Under the GDPR, the personal data you collect should be adequate and relevant to the purpose of its processing (Principle c: Data Minimisation). That means you have to consider two key things: the adequacy of your data collection (how much data do you really need for what you are going to achieve) and the relevancy of your data collection (is the data you are collecting the right data for your purposes).
Ensuring Adequacy: Collect Only What You Need
You should only collect data that is strictly necessary to you as data administrator or data processor.
A simple way to ensure you do this is don’t ask for data if you don’t plan on using it. There is no concept of ‘for safekeeping’ or ‘just in case’ in GDPR-compliant marketing. Only take a phone number if you plan to call your prospect. Only take their home address if you plan to send them something in the post. Simple.
Ensuring Relevance: Collect Only What Is Relevant
An easy test for whether the leads you are collecting are relevant is simply would the prospect be surprised to hear from you?
If your targeting is accurate, no prospect should ever wonder why you’ve emailed. It should be obvious based on what you do and what they do.
Ensure you are extremely precise in choosing who your ideal prospects are and who your segments are, and tailor your copy and campaigns to those prospects and their pain points.
As professional lead generators, we help set the target criteria for our client’s prospecting activities routinely.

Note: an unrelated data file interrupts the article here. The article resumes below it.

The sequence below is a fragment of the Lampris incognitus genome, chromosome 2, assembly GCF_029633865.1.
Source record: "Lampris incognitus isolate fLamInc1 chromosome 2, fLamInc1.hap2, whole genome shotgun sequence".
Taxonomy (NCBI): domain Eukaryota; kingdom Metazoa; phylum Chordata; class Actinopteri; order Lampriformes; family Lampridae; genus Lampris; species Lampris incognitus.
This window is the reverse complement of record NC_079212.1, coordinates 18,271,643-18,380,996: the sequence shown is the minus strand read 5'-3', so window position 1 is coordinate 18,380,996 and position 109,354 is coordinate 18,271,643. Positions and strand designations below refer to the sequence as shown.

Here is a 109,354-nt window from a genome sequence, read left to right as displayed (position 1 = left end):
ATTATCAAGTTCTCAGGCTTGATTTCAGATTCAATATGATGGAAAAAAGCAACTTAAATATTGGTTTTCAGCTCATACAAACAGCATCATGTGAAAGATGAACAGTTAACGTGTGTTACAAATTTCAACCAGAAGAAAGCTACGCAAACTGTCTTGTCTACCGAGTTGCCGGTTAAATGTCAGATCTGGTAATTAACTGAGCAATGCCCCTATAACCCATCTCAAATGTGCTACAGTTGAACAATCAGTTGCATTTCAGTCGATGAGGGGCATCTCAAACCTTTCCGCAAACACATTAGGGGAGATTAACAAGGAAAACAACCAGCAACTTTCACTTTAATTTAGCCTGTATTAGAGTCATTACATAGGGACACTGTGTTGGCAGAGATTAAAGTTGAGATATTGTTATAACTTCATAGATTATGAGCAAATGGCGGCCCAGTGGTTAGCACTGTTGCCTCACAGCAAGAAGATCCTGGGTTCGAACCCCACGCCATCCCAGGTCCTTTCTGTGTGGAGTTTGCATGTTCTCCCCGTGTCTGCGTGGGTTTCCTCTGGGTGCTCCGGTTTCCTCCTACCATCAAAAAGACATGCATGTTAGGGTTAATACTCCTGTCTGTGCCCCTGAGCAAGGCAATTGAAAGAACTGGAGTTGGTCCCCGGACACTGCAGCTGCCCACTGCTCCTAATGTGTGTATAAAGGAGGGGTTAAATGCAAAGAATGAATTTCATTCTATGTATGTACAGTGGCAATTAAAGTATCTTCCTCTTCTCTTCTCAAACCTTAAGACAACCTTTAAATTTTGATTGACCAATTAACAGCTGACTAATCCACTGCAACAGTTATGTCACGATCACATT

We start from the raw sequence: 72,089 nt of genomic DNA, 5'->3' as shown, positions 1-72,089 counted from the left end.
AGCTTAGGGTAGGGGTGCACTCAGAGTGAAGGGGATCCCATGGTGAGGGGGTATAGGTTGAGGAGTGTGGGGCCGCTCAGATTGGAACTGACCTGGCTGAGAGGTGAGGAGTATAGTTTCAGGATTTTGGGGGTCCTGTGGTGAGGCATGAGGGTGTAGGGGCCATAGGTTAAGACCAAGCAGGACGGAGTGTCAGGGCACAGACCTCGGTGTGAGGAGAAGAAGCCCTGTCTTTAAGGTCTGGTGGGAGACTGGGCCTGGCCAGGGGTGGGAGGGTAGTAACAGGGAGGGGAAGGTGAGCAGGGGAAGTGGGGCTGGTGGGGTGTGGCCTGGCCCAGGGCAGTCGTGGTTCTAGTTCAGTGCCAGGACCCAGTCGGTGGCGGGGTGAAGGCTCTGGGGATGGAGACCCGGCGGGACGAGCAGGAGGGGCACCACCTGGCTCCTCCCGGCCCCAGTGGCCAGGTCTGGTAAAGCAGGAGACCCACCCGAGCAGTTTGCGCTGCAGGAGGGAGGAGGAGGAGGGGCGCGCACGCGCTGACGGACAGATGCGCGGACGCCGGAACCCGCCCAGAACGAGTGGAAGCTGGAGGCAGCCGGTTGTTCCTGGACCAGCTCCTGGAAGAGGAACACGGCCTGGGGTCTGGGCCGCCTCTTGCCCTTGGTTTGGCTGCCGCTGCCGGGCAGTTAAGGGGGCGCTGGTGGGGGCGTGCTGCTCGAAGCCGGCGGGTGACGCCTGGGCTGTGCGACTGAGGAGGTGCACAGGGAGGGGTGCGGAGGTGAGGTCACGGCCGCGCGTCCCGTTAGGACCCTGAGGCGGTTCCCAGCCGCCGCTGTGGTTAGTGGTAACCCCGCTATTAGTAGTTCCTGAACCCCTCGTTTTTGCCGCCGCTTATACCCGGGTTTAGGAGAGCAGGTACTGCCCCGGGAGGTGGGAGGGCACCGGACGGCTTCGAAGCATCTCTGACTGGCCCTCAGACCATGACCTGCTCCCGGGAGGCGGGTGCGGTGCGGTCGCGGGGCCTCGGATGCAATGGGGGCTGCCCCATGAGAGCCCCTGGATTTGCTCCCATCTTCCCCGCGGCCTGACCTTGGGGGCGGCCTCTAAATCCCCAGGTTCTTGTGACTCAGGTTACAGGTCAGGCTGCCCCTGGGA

Here are a few simple qualifiers to work with:
- Geographical location: where are the prospects you want to speak to? Where will your service or product be most relevant?
- Target industries: who do you already work with? Which of your clients are most profitable/find your service most useful? Who have you spoken to who has a use for your service? What experts can you consult to evaluate industry need?
- Company size: are the companies you are approaching large enough or small enough to require your service? How many employees do they have? What is their annual revenue?
- Titles: are you contacting the right person from your chose company? Are they senior enough to make a decision? Are they in a department with a use for your product or service?
A quick word about bought lists…
It is your responsibility to ensure any lists you buy are fully compliant under the new regulations.
As a supplier of email lists and leads for countries across Europe Taskeater has taken steps to ensure total compliance.
How do we do this? We build and verify lists for ourselves and for our clients from scratch according to very specific targeting criteria, from publicly available sources.
Building the lists ourselves with target criteria in mind means we can ensure the adequacy and relevance of the data collected, and that we can keep detailed records of our lead generation process.